The author claims that the Orthodox deny God's just punishment over sin (page 92). He does not elaborate, so I will. The Orthodox believe that God will justly punish all sin on the Last Day. Until then forgiveness of sins is available through repentance and faith in Christ in the Church. On the Last Day God alone will determine who are His friends and faithful and who are his enemies. Dead faith will save no one on that day, only a living faith. Now is the time to believe, and to believe means to do the commandments of Christ as friends of Christ. Now is also the time to crucify in our flesh the love of sin and through the power of God uproot their holdings in our souls. The Orthodox find sin to be a much more serious problem than just personal guilt. There is guilt, which we pray constantly that God forgives (and He constantly does!), but there is also decay. It is not enough to treat sin as a category that Christ saves from; sin is a power that kills spiritually. On the Last Day we will see the result of sin in people's lives as well as God's Grace in people's lives. Orthodox Christians pray that Grace will heal them and God will forgive them, but we leave the final determination to God. Today we are only given to judge ourselves for today. Our eternal place is left for God alone to judge. It is good to have confidence in God, but not in myself as far as spiritual matters go.

I like how the author describes the relationship of Christ's transfiguration to the transfiguration of believers in eternity (page 92). The quote from St. Gregory Palamas is simply beautiful in the way it connects the Eucharist with Theosis.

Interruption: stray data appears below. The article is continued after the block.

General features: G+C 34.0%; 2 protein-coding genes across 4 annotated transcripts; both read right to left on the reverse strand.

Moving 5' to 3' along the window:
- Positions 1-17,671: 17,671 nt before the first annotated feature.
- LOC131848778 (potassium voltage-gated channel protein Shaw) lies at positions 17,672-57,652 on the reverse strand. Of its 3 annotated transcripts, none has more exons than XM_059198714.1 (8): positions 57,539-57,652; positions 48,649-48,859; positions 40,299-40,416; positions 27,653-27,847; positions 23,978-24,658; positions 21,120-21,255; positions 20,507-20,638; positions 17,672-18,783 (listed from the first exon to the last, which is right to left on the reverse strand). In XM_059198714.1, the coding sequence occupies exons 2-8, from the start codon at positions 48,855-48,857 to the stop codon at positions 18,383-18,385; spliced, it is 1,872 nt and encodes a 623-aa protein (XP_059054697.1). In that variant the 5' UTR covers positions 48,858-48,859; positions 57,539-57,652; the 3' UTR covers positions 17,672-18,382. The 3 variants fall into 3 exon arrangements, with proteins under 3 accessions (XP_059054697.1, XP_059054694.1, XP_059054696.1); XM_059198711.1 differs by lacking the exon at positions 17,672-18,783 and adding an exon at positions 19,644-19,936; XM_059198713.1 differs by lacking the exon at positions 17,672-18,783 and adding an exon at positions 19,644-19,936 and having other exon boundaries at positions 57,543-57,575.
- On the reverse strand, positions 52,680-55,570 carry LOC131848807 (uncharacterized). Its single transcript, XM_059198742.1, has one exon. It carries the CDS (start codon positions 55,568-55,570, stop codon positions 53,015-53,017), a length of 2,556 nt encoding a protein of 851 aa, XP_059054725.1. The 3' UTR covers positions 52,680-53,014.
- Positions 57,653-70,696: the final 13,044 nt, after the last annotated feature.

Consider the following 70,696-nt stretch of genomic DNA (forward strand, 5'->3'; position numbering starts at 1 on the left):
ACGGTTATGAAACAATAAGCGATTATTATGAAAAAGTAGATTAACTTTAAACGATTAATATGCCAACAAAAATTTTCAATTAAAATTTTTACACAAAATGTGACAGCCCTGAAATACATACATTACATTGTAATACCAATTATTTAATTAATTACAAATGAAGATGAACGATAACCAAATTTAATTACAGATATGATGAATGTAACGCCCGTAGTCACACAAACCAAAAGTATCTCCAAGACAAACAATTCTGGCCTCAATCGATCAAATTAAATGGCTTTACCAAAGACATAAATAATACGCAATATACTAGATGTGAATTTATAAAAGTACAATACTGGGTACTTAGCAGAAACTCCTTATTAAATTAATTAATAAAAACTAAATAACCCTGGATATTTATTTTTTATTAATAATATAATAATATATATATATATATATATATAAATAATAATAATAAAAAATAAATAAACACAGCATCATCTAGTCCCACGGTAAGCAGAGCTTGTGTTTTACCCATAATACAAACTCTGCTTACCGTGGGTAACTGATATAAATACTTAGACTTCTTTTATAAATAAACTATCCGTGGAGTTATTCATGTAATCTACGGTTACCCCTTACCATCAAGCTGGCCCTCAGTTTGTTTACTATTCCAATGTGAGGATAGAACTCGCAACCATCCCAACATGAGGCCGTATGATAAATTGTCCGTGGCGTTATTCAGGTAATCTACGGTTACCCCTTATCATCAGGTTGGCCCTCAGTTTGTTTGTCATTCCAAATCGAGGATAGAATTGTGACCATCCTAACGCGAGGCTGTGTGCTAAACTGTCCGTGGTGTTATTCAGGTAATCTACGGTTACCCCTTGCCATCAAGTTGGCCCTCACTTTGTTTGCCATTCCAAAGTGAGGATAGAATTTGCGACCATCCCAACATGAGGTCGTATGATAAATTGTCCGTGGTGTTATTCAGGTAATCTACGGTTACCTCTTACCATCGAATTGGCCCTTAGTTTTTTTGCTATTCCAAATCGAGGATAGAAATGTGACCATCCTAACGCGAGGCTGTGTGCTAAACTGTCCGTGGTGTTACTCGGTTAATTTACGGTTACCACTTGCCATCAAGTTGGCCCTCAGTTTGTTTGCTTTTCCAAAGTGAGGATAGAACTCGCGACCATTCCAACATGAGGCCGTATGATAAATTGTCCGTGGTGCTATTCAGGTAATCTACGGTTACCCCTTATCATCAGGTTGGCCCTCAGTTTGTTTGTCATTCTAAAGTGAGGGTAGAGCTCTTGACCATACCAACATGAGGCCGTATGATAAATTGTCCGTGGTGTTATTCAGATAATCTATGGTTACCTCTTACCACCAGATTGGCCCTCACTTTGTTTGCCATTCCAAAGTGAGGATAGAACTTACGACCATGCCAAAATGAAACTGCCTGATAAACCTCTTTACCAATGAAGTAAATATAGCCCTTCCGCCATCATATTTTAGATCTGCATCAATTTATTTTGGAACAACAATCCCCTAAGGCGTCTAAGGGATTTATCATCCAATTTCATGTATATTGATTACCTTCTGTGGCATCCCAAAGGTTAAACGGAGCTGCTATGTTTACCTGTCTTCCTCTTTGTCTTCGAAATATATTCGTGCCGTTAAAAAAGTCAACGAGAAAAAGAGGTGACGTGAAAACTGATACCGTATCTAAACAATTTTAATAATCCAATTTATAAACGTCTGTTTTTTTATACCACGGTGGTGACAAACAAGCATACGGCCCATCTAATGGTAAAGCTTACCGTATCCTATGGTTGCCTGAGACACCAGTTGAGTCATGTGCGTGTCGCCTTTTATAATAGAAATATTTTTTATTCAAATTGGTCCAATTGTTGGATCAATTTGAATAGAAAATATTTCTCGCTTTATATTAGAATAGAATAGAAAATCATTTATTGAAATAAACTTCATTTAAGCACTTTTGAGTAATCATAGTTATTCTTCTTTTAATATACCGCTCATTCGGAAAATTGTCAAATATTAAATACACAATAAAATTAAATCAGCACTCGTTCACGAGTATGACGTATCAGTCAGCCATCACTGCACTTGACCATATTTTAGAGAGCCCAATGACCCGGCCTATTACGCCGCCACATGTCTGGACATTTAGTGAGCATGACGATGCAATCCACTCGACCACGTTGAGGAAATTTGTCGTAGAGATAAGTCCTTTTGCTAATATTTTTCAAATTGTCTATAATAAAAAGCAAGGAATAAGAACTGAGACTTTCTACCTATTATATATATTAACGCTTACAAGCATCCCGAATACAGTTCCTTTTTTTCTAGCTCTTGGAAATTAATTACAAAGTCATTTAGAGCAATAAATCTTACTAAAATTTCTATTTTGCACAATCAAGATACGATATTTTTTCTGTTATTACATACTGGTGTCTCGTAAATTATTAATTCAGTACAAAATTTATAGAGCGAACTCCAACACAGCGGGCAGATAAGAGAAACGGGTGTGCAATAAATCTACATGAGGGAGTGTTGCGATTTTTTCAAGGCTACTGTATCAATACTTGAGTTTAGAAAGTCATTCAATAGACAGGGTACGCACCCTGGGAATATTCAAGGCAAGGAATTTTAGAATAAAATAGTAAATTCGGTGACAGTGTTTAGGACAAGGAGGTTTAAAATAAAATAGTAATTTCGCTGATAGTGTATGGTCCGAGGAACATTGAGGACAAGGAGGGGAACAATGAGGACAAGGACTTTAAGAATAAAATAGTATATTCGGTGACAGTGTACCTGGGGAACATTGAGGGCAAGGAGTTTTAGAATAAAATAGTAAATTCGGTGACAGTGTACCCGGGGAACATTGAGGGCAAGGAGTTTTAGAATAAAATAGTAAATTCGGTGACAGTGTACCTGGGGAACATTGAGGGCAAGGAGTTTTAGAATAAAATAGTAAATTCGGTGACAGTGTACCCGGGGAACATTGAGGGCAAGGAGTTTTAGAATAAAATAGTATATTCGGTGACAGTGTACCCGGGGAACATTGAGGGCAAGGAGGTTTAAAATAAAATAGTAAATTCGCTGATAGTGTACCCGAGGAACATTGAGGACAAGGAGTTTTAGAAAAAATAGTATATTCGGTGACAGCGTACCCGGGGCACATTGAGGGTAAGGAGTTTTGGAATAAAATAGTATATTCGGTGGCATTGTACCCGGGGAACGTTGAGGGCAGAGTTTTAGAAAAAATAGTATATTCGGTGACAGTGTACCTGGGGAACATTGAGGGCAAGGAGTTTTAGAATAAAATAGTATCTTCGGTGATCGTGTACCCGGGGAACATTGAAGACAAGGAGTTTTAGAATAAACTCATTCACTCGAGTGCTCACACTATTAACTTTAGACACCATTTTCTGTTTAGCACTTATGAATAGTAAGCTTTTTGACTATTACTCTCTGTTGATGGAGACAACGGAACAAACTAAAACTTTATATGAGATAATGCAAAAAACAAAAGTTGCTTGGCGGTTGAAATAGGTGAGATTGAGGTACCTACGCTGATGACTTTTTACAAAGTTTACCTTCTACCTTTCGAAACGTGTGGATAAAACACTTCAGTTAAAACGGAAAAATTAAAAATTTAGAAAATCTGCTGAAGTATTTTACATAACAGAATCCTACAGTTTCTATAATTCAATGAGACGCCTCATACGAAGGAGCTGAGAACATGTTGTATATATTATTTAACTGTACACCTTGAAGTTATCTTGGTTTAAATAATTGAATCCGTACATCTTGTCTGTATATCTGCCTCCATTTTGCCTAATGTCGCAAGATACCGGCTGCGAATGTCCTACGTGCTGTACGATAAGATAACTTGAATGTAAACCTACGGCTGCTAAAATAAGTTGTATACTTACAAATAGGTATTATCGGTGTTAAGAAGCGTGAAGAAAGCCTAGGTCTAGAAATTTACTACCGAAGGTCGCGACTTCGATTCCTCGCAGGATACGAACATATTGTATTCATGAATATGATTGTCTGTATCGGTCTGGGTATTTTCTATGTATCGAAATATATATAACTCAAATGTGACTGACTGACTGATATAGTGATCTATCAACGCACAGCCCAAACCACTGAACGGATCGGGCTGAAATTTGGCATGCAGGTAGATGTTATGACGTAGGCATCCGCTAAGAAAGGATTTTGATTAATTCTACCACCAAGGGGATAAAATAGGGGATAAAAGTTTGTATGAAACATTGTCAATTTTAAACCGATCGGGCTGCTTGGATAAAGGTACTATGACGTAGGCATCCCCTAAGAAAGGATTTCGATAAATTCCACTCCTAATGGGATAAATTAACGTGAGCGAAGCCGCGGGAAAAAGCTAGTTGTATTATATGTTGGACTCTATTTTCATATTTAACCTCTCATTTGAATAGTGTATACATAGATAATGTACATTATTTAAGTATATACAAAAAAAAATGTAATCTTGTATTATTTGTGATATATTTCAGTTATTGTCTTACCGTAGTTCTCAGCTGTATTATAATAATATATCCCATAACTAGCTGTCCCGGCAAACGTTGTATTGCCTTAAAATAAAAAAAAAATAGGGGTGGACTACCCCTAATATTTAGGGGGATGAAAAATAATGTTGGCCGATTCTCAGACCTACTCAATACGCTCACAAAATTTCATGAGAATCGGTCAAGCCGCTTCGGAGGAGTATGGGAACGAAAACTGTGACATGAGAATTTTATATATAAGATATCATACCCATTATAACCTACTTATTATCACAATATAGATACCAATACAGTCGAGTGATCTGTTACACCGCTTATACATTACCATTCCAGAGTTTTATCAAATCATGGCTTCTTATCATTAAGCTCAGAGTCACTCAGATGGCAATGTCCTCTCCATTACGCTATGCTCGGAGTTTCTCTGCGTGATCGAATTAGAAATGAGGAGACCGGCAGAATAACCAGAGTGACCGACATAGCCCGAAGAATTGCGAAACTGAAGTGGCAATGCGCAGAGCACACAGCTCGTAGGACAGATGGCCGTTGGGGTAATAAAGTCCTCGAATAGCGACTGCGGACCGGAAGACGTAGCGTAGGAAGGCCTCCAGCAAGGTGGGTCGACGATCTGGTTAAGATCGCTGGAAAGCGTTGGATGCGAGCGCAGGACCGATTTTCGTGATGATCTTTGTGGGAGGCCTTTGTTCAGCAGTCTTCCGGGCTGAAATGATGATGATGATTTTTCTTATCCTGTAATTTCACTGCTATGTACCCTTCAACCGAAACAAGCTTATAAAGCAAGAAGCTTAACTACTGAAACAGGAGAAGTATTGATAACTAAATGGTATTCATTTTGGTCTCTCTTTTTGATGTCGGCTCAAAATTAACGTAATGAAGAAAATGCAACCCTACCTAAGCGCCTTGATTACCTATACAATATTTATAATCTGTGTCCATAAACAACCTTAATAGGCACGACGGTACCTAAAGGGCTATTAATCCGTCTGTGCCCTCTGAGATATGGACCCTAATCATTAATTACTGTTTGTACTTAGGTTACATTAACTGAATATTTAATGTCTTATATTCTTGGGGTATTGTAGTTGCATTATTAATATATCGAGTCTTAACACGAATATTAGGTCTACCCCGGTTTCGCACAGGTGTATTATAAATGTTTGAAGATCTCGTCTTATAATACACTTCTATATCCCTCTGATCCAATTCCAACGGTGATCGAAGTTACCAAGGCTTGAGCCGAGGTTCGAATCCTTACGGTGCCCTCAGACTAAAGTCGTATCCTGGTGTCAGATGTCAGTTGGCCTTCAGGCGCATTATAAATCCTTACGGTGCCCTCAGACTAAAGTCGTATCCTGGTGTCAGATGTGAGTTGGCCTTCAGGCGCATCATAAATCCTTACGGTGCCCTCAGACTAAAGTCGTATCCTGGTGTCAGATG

In the section about Christ's suffering and death, the author rightly points out that the Orthodox do not believe that Christ suffered God's punishment for our sins. He wrongly states, though, that the Orthodox "simply do not believe that Jesus died for the sins of the world" (page 93). A quote from the esteemed Fr. Pomazansky should suffice to dispel this myth:
Christ took upon Himself the sins of the entire world; He received in Himself the guilt of all men. He is the Lamb slaughtered for the world. (Orthodox Dogmatics, p.197)

"To whom was that Blood offered that was shed for us, and why was it shed? I mean the precious and glorious Blood of our God and High Priest and Sacrifice. We were detained in bondage by the evil one, sold under sin, and received pleasure in exchange for wickedness. Now, since a ransom belongs only to him who holds in bondage, I ask to whom was this offered and for what cause? If to the evil one, fie upon the outrage! The robber receives ransom, not only from God, but a ransom which consists of God Himself, and has such an illustrious payment for his tyranny, a payment for whose sake it would have been right for him to have left us alone altogether. But if to the Father, I ask, first, how? For it was not by Him that we were being oppressed: and next, on what principle did the Blood of His only begotten Son delight the Father, Who would not receive even Isaac when he was being offered by his father, but changed the sacrifice, putting a ram in the place of the human victim? Is it not evident that the Father accepts the sacrifice not because He demanded it or because He felt any need for it, but on account of the economy: because humanity must be sanctified by the Humanity of God, that He might deliver us Himself, and overcome the tyrant, and draw us to Himself by the mediation of His Son, Who also arranged this to the honor of the Father, Whom it is manifest that He obeys in all things?" (Ibid, pages 209-210, quoting St. Gregory the Theologian, Second Oration on Pascha, chap. 22).